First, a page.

Aki grabbed me and walked to the front of the line, telling Carrie to wait with Mizuho. We entered a small building where Aki filled out several forms. Aki told me he would welcome us as “family”.

Twenty minutes later, were inside and on a Diet tour.

In 2015, Aki and Mizuho were in Carlisle with their daughter Hikari. I knew I had to reciprocate when I learned that then-House Speaker John Boehner, R-Ohio, had invited Shinzo Abe to speak at a joint meeting of Congress in April 2015. Washington, DC is only a two hour and 15 minute drive from Carlisle. I asked if they would like to come see their leader speak at a joint meeting of Congress. Of course, the answer was yes.

Then-Vice President Joe Biden toasts Japanese Prime Minister Shinzo Abe at the State Department in Washington on April 28, 2015.

Then-Vice President Joe Biden toasts Japanese Prime Minister Shinzo Abe at the State Department in Washington on April 28, 2015.
(PAUL J. RICHARDS/AFP via Getty Images, file)

Now I’m going to let you in on a little secret about joint congressional meetings with foreign dignitaries. Sometimes there is not much demand for seats inside the chamber of the Chamber. It depends on the “star power” of the foreign leader addressing Congress.

Pope?

You’d have a better chance of getting tickets to watch Taylor Swift, the Super Bowl and “Hamilton” – simultaneously.

SHINZO ABE’S ASSASSINATION: POPE FRANÇOIS SENDS ‘SINCERE CONDOLENCES’ TELEGRAM TO JAPAN

Gordon Brown? Above-average demand for tickets.

NATO Secretary General Jens Stoltenberg in April 2019? Not really. However, the demand for this note probably increased exponentially after the war in Ukraine and the potential rise of Sweden and Finland in NATO.

Shinzo Abe? High. But not stratospheric as for the Pope.

But there are only 1,665 seats in the House Chamber’s public viewing gallery. So I had to make a few phone calls. Within hours, I secured a few spots for Abe’s address for our friends in Japan.

Japanese Prime Minister Shinzo Abe speaking during a press conference at his official residence in Tokyo in August 2020.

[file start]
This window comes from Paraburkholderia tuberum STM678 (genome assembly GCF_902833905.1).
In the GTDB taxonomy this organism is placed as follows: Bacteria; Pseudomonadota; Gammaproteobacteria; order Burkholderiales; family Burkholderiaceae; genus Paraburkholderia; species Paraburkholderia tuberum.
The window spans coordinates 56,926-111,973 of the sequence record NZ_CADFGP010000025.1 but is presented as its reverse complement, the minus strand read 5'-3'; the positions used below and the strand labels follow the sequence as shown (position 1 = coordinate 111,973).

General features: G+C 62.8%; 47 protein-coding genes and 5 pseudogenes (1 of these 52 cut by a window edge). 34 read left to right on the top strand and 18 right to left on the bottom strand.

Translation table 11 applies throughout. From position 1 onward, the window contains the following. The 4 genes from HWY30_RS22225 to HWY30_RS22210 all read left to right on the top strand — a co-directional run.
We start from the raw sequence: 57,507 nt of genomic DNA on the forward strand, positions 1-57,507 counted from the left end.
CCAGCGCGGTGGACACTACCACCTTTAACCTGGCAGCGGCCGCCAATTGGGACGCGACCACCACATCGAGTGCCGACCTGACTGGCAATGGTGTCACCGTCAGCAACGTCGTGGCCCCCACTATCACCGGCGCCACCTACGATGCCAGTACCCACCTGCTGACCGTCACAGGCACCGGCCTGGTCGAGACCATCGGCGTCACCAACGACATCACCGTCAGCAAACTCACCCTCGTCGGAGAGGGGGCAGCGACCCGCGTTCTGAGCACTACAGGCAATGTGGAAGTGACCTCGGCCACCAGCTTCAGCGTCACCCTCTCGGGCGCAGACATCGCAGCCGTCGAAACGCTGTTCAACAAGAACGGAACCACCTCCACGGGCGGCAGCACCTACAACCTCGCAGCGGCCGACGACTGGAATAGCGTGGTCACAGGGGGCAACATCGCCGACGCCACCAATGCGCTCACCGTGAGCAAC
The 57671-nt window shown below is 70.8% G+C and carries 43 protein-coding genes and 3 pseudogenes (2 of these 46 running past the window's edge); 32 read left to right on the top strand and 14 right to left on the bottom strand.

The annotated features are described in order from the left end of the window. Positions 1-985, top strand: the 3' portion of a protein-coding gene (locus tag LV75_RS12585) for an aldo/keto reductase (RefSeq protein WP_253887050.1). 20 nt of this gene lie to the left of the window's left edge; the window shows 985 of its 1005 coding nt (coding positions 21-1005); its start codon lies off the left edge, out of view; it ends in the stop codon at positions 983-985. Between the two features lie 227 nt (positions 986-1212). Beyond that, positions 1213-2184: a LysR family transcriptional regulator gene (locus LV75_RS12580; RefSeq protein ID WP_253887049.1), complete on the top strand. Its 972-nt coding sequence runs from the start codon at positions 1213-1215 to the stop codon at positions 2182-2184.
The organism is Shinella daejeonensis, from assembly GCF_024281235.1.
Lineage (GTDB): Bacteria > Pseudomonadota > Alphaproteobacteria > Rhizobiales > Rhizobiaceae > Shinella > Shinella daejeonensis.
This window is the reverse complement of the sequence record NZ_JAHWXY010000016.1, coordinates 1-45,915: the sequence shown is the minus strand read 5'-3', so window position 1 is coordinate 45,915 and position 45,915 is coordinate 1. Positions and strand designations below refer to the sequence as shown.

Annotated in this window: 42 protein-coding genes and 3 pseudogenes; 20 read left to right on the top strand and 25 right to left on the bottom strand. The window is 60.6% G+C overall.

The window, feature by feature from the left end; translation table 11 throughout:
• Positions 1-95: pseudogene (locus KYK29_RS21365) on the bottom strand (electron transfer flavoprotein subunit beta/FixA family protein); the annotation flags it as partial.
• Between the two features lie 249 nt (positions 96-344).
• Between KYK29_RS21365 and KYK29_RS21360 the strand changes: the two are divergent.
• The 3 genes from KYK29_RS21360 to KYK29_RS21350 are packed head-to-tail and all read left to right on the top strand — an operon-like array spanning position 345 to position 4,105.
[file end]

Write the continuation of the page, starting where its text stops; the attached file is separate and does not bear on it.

Japanese Prime Minister Shinzo Abe speaking during a press conference at his official residence in Tokyo in August 2020.
(Franck Robichon/Pool Photo via AP, File)

Aki and Mizuho came down from Carlisle. I would then take them to the Capitol and be there myself for the speech since I am covering Congress. Carrie took Hikari for the day to some of the National Mall sites, including the Natural History Museum.

I remember accompanying Aki and Mizuho to the Capitol and being stopped by a Capitol Police officer. They had tightened the security perimeter around the building that day due to Abe’s presence. I showed the officer the tickets they had for the speech. He let us pass.

Later that day, I showed Aki and Mizuho around the Capitol. I even introduced them to Boehner and current Minority Leader Kevin McCarthy, R-Calif. McCarthy was whip at the time.

POMPEO ON ABE: “HE WAS THE PERFECT PARTNER FOR THE UNITED STATES”

One thing stood out from Abe’s speech. Many political leaders quote Shakespeare, Churchill or Plato when giving a speech in such a setting.

Not Shinzo Abe. He spoke about the friendship between the United States and Japan and quoted an unlikely source.

“When I was young in high school and listening to the radio, there was a song that flew out and shook my heart. It was a Carole King song,” Abe said.

Japanese Prime Minister Shinzo Abe addressing parliament in Tokyo.

Japanese Prime Minister Shinzo Abe addressing parliament in Tokyo.
(Associated Press, File)

The late Prime Minister then quoted King.

“When you’re down and troubled, close your eyes and think of me. And I’ll be there to light up even your darkest night,” Abe said. “Yes. We have a friend in you.”

Abe valued the friendship between the United States and Japan, especially after the 2011 earthquake, tsunami and nuclear accident.

CLICK HERE TO GET THE FOX NEWS APP

Aki and Mizuho were kind to my wife as we were bewildered tourists trying to enter the National Diet in Japan.

And we were happy to return the favor to our friends here on Capitol Hill the following year.

Sharing is caring!

Leave a Reply

Your email address will not be published.